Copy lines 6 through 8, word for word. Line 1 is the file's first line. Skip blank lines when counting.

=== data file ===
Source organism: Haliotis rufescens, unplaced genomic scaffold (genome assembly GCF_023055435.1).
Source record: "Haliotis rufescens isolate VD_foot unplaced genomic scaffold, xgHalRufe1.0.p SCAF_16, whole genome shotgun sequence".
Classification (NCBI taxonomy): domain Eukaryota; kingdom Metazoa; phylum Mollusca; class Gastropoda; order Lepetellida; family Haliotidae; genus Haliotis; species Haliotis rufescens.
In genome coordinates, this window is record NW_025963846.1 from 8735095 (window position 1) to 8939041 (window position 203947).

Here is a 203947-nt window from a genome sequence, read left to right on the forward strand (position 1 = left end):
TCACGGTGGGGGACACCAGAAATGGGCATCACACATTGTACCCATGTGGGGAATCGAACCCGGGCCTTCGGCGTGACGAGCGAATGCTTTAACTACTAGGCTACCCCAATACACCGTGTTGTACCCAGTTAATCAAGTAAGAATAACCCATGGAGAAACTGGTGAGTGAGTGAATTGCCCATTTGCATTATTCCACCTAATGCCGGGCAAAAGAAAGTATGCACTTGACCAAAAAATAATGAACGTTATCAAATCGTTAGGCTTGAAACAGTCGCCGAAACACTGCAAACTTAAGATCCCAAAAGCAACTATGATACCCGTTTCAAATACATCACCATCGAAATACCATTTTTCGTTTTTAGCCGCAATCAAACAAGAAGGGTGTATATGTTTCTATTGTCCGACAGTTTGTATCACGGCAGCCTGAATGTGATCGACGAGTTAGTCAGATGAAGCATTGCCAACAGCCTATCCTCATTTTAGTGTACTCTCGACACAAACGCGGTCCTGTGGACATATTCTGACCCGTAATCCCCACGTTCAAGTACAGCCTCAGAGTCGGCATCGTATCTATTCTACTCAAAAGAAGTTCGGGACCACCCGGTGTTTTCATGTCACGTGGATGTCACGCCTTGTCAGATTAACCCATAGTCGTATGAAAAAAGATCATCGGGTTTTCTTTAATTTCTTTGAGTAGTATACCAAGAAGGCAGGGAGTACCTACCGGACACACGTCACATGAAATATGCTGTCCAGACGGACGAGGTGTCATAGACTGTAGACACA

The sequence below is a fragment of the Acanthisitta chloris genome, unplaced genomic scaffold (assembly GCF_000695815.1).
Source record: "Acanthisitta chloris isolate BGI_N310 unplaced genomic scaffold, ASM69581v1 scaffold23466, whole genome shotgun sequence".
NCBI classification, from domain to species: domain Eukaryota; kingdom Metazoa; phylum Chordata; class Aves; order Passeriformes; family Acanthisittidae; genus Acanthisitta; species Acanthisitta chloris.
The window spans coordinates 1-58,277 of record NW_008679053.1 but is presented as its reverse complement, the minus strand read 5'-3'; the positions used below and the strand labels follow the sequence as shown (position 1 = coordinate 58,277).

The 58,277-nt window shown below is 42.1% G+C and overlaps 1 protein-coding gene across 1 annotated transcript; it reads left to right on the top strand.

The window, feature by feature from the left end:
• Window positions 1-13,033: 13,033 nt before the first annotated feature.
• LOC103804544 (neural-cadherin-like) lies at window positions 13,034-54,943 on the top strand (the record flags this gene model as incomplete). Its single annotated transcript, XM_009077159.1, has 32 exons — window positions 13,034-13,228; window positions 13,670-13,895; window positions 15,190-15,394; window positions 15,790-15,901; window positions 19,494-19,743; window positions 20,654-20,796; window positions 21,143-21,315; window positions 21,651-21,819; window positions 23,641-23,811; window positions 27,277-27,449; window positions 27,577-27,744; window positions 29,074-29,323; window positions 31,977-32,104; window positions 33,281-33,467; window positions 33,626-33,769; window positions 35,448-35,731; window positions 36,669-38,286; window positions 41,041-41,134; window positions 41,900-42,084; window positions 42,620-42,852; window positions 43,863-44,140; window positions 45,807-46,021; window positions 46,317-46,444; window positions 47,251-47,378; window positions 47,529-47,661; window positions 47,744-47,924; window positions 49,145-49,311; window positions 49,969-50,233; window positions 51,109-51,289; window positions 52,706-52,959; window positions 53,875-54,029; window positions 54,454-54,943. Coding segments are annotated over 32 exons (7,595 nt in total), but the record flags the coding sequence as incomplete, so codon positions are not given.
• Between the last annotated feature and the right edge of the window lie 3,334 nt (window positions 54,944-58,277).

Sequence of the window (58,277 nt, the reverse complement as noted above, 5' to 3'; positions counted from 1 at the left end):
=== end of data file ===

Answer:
TCACGGTGGGGGACACCAGAAATGGGCATCACACATTGTACCCATGTGGGGAATCGAACCCGGGCCTTCGGCGTGACGAGCGAATGCTTTAACTACTAGGCTACCCCAATACACCGTGTTGTACCCAGTTAATCAAGTAAGAATAACCCATGGAGAAACTGGTGAGTGAGTGAATTGCCCATTTGCATTATTCCACCTAATGCCGGGCAAAAGAAAGTATGCACTTGACCAAAAAATAATGAACGTTATCAAATCGTTAGGCTTGAAACAGTCGCCGAAACACTGCAAACTTAAGATCCCAAAAGCAACTATGATACCCGTTTCAAATACATCACCATCGAAATACCATTTTTCGTTTTTAGCCGCAATCAAACAAGAAGGGTGTATATGTTTCTATTGTCCGACAGTTTGTATCACGGCAGCCTGAATGTGATCGACGAGTTAGTCAGATGAAGCATTGCCAACAGCCTATCCTCATTTTAGTGTACTCTCGACACAAACGCGGTCCTGTGGACATATTCTGACCCGTAATCCCCACGTTCAAGTACAGCCTCAGAGTCGGCATCGTATCTATTCTACTCAAAAGAAGTTCGGGACCACCCGGTGTTTTCATGTCACGTGGATGTCACGCCTTGTCAGATTAACCCATAGTCGTATGAAAAAAGATCATCGGGTTTTCTTTAATTTCTTTGAGTAGTATACCAAGAAGGCAGGGAGTACCTACCGGACACACGTCACATGAAATATGCTGTCCAGACGGACGAGGTGTCATAGACTGTAGACACA

The sequence below is a fragment of the Acanthisitta chloris genome, unplaced genomic scaffold (assembly GCF_000695815.1).
Source record: "Acanthisitta chloris isolate BGI_N310 unplaced genomic scaffold, ASM69581v1 scaffold23466, whole genome shotgun sequence".